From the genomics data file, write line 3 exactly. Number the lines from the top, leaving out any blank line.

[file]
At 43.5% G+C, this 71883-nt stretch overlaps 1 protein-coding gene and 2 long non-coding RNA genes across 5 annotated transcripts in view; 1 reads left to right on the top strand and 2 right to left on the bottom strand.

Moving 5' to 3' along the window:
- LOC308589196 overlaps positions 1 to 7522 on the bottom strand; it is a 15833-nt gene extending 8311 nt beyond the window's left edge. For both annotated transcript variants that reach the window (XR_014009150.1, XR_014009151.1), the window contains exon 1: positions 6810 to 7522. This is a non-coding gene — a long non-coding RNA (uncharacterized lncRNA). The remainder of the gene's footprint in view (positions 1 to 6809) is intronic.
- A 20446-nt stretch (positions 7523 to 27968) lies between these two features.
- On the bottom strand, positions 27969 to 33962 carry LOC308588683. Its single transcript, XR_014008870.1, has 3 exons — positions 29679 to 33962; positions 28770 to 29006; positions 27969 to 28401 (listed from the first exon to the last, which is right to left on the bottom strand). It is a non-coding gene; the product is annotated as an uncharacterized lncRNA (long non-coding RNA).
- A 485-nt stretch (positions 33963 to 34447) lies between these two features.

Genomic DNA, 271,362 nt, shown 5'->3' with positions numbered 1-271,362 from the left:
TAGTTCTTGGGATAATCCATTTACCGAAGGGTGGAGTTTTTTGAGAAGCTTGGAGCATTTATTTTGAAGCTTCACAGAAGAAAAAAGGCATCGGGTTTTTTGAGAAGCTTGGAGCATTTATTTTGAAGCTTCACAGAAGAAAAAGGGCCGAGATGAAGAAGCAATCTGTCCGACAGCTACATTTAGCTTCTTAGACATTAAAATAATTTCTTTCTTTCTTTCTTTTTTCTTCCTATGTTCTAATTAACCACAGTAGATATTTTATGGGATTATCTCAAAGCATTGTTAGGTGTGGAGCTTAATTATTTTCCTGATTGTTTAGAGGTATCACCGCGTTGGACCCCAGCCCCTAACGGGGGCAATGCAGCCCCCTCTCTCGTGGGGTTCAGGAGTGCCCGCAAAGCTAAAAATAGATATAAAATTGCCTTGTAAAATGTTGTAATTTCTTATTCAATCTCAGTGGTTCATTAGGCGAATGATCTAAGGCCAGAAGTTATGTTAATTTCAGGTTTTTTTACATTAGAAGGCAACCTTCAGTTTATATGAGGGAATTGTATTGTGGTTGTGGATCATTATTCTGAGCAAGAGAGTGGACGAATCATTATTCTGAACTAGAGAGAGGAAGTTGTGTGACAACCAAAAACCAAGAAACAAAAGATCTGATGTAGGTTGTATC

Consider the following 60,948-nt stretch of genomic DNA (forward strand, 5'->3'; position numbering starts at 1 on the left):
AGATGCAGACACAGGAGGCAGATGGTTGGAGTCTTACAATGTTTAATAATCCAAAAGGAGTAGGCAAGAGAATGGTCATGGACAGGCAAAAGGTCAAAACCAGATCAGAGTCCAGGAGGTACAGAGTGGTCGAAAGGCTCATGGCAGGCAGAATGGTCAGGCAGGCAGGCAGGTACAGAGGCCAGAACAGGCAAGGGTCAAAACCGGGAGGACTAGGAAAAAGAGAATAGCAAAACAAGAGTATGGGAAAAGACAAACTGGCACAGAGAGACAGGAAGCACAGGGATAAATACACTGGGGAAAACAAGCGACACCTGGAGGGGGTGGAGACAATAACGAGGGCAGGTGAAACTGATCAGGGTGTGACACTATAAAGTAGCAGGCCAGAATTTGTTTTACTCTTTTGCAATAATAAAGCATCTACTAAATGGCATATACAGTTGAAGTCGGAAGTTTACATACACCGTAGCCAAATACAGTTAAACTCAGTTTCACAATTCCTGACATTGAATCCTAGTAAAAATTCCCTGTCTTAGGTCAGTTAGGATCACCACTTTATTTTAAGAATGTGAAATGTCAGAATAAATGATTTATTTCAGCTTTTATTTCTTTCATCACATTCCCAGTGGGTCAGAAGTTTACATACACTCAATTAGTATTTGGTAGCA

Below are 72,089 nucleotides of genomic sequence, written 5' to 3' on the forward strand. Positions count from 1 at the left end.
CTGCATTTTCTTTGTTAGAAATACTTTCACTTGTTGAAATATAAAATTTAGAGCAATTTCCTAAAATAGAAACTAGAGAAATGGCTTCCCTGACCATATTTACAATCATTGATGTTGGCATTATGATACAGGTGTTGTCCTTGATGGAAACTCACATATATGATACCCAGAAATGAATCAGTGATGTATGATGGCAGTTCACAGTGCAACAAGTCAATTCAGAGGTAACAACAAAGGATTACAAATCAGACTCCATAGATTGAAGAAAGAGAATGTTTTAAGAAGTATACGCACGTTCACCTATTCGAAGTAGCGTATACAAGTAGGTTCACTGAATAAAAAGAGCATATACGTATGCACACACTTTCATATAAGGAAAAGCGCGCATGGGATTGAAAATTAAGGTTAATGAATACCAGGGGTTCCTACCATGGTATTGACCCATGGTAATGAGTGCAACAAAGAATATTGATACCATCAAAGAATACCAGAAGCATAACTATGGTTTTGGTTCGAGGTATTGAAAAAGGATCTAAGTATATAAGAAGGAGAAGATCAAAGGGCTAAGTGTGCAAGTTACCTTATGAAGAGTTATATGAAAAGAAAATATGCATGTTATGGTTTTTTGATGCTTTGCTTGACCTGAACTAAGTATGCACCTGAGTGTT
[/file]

- LOC308589196 overlaps positions 1 to 7522 on the bottom strand; it is a 15833-nt gene extending 8311 nt beyond the window's left edge. For both annotated transcript variants that reach the window (XR_014009150.1, XR_014009151.1), the window contains exon 1: positions 6810 to 7522. This is a non-coding gene — a long non-coding RNA (uncharacterized lncRNA). The remainder of the gene's footprint in view (positions 1 to 6809) is intronic.